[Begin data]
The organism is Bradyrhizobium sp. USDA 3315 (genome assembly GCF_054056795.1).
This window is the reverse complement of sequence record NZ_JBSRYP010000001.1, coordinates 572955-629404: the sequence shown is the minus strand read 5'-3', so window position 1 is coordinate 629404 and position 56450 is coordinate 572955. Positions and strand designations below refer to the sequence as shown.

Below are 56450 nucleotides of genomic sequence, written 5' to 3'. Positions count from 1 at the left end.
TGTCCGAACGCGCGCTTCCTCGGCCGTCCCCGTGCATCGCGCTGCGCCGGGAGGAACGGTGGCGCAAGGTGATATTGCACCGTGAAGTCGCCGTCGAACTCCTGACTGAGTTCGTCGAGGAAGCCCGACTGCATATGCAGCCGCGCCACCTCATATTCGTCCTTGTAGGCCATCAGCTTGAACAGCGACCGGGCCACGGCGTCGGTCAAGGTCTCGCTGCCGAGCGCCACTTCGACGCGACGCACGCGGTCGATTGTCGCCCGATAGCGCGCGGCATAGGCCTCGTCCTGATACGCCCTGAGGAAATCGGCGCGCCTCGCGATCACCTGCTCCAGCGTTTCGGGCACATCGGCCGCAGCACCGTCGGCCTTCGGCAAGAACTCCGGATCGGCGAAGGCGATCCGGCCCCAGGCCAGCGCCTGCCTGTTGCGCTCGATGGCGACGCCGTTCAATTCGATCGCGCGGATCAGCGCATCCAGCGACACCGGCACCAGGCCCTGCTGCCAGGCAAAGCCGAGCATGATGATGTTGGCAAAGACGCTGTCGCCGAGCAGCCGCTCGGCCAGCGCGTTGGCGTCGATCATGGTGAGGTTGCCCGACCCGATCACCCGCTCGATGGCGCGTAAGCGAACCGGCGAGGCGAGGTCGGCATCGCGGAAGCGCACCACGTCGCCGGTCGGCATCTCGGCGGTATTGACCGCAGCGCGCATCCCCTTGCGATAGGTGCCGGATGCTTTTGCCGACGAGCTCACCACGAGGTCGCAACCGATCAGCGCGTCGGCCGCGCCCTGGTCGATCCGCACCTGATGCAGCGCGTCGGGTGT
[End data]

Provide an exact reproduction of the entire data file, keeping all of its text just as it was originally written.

The organism is Bradyrhizobium sp. USDA 3315 (genome assembly GCF_054056795.1).
This window is the reverse complement of sequence record NZ_JBSRYP010000001.1, coordinates 572955-629404: the sequence shown is the minus strand read 5'-3', so window position 1 is coordinate 629404 and position 56450 is coordinate 572955. Positions and strand designations below refer to the sequence as shown.

Below are 56450 nucleotides of genomic sequence, written 5' to 3'. Positions count from 1 at the left end.
TGTCCGAACGCGCGCTTCCTCGGCCGTCCCCGTGCATCGCGCTGCGCCGGGAGGAACGGTGGCGCAAGGTGATATTGCACCGTGAAGTCGCCGTCGAACTCCTGACTGAGTTCGTCGAGGAAGCCCGACTGCATATGCAGCCGCGCCACCTCATATTCGTCCTTGTAGGCCATCAGCTTGAACAGCGACCGGGCCACGGCGTCGGTCAAGGTCTCGCTGCCGAGCGCCACTTCGACGCGACGCACGCGGTCGATTGTCGCCCGATAGCGCGCGGCATAGGCCTCGTCCTGATACGCCCTGAGGAAATCGGCGCGCCTCGCGATCACCTGCTCCAGCGTTTCGGGCACATCGGCCGCAGCACCGTCGGCCTTCGGCAAGAACTCCGGATCGGCGAAGGCGATCCGGCCCCAGGCCAGCGCCTGCCTGTTGCGCTCGATGGCGACGCCGTTCAATTCGATCGCGCGGATCAGCGCATCCAGCGACACCGGCACCAGGCCCTGCTGCCAGGCAAAGCCGAGCATGATGATGTTGGCAAAGACGCTGTCGCCGAGCAGCCGCTCGGCCAGCGCGTTGGCGTCGATCATGGTGAGGTTGCCCGACCCGATCACCCGCTCGATGGCGCGTAAGCGAACCGGCGAGGCGAGGTCGGCATCGCGGAAGCGCACCACGTCGCCGGTCGGCATCTCGGCGGTATTGACCGCAGCGCGCATCCCCTTGCGATAGGTGCCGGATGCTTTTGCCGACGAGCTCACCACGAGGTCGCAACCGATCAGCGCGTCGGCCGCGCCCTGGTCGATCCGCACCTGATGCAGCGCGTCGGGTGT